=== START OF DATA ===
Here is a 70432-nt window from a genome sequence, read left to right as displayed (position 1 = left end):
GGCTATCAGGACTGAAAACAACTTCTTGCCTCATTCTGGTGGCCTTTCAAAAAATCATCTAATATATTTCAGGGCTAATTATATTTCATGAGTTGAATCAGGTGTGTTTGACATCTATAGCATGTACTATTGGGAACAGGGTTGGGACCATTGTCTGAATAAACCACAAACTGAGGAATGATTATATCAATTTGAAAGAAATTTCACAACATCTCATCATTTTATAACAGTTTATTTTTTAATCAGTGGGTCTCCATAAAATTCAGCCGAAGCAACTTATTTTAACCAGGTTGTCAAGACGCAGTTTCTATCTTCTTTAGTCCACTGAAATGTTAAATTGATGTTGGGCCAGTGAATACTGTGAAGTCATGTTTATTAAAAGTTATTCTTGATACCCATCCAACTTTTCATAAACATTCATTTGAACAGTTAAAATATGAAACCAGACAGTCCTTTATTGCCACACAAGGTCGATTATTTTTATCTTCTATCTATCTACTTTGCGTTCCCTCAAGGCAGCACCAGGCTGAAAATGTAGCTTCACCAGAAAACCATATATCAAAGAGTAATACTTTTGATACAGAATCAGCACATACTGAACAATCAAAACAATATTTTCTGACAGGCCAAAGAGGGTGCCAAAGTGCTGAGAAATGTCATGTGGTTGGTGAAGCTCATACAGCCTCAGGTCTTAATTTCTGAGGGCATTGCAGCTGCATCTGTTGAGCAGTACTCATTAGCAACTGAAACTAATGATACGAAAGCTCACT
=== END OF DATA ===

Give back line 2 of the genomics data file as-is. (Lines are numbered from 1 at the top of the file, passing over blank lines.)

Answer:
GGCTATCAGGACTGAAAACAACTTCTTGCCTCATTCTGGTGGCCTTTCAAAAAATCATCTAATATATTTCAGGGCTAATTATATTTCATGAGTTGAATCAGGTGTGTTTGACATCTATAGCATGTACTATTGGGAACAGGGTTGGGACCATTGTCTGAATAAACCACAAACTGAGGAATGATTATATCAATTTGAAAGAAATTTCACAACATCTCATCATTTTATAACAGTTTATTTTTTAATCAGTGGGTCTCCATAAAATTCAGCCGAAGCAACTTATTTTAACCAGGTTGTCAAGACGCAGTTTCTATCTTCTTTAGTCCACTGAAATGTTAAATTGATGTTGGGCCAGTGAATACTGTGAAGTCATGTTTATTAAAAGTTATTCTTGATACCCATCCAACTTTTCATAAACATTCATTTGAACAGTTAAAATATGAAACCAGACAGTCCTTTATTGCCACACAAGGTCGATTATTTTTATCTTCTATCTATCTACTTTGCGTTCCCTCAAGGCAGCACCAGGCTGAAAATGTAGCTTCACCAGAAAACCATATATCAAAGAGTAATACTTTTGATACAGAATCAGCACATACTGAACAATCAAAACAATATTTTCTGACAGGCCAAAGAGGGTGCCAAAGTGCTGAGAAATGTCATGTGGTTGGTGAAGCTCATACAGCCTCAGGTCTTAATTTCTGAGGGCATTGCAGCTGCATCTGTTGAGCAGTACTCATTAGCAACTGAAACTAATGATACGAAAGCTCACT